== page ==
In case you didn’t catch yesterday’s post, I’ve been re-posting blogs I wrote (what seems like ages ago) about my daughter in celebration of her 8th grade graduation.
Hope you enjoy!
18 Hours to Hogsmeade
I wrote before about my daughter’s love of Harry Potter. That post is over here. My first-grade son also enjoys the occasional romp through Hogwarts and, as fans, they were well aware of the Harry Potter world at Universal Studios in Orlando.
My daughter finished all the Potter books quite some time ago, and she has the movies memorized. She starts junior high next year, contacts have replaced her glasses, and I know more changes are a comin’. My wife and I decided that if we were going to Potter Land in Orlando, it would have to be this summer. We had to strike, we knew, while the iron was hot.
We started vacation club accounts. The kids saved money from Christmas, birthdays, allowances, and whatever they could find in the dryer. We planned on driving to Orlando after my high school semester ended and before the summer semester at the college, where I also teach, began.
I seriously miscalculated the number of days available in that span.
Spring Break then, looked to be the best time to go.
This will be my second cliché in this post, I know, but really, it is funny how things work out sometimes.
What to say about Harry Potter world? It was packed with people, chaos, and stress. But I was amazed. We wondered into Hogsmeade with its snow-capped cottages, bent chimneys, and shops that advertised all sorts of wonders. We waited in line for an hour to watch Ollivander help a young girl (who sadly was not mine) choose the proper wand. We drank Butter Beer, bought snitches, and had lunch at the Three Broomsticks. At times, I would ask my daughter to clarify certain things from the books, which she happily did. At other times, I would simply glance over to see if her eyes were as filled with as much wonder as my own must have been.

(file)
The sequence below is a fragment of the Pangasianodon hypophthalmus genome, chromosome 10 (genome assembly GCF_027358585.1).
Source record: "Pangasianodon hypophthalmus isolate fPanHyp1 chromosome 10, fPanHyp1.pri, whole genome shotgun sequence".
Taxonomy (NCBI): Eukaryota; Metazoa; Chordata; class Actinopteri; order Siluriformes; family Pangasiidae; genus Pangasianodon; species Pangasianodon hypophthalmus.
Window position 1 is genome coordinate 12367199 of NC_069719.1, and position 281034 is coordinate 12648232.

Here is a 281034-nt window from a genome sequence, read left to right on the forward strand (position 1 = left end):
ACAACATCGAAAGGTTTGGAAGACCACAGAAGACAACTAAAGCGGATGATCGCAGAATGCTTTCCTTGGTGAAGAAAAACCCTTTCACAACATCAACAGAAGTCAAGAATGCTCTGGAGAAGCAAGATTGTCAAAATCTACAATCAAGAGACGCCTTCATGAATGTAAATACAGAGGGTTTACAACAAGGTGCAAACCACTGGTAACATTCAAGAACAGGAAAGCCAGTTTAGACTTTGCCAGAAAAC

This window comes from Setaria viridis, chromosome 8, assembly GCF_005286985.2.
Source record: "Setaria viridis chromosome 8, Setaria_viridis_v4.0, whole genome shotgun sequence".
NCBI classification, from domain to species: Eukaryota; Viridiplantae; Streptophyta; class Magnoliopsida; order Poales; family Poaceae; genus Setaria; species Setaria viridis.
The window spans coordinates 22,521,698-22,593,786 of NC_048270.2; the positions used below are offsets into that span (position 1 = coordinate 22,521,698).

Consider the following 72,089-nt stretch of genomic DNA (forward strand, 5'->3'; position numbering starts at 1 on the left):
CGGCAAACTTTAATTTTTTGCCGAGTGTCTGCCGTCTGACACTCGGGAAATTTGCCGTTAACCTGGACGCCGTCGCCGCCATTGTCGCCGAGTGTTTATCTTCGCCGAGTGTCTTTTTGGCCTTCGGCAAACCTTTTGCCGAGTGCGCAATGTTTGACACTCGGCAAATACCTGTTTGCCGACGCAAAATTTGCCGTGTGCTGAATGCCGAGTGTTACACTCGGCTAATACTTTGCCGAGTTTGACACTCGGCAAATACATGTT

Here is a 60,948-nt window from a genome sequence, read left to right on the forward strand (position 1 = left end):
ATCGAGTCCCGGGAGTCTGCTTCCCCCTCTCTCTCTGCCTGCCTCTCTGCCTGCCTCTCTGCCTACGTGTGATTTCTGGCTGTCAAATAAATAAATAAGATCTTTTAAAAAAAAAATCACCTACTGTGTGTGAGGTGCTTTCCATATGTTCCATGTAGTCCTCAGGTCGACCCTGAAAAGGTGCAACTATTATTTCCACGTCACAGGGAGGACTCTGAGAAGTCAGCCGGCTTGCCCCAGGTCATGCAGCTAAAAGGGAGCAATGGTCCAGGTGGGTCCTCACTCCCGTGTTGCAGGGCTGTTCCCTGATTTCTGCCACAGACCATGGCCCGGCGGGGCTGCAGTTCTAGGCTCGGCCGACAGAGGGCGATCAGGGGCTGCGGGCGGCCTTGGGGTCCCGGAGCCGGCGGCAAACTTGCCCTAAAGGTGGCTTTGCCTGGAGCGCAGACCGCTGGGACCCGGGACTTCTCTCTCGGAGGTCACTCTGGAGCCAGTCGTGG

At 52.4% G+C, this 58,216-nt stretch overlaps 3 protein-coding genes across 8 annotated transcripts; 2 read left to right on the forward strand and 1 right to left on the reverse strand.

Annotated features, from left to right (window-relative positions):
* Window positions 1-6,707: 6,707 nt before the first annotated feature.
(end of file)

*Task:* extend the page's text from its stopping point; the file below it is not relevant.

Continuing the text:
They were. At times. When she wasn’t ogling the roller coasters in the distance, side-stepping the crowd, or fighting with her brother. I expected more, though. I expected a little more wonder from this girl with the life-size cut-out of Ron Weasley in her bedroom.
Truth be told, with the crowd, it was pretty overwhelming, though.
Still, the little twinge of something I felt inside bothered me just a bit.
Throughout our wonderings, Hogwarts—huge, dark, imposing—sat high above the town square, waiting.
Finally, we headed that way.
The line for the ride inside Hogwarts was, predictably, the longest we encountered at Universal, but it moved fast.
Too fast, I thought.
We followed railings into the school’s cavernous rooms. We met Harry and Ron and Hermoine in the Defense Against the Dark Arts classroom. They hatched a plan to sneak us into a Quiddich match on a bench Hermoine would enchant. We spoke with Dumbledore in his office. We saw a field of floating candles. The subjects of the portraits on the walls moved and talked amongst themselves. One especially crotchety painting complained about the invasion of Muggles in those hallowed halls.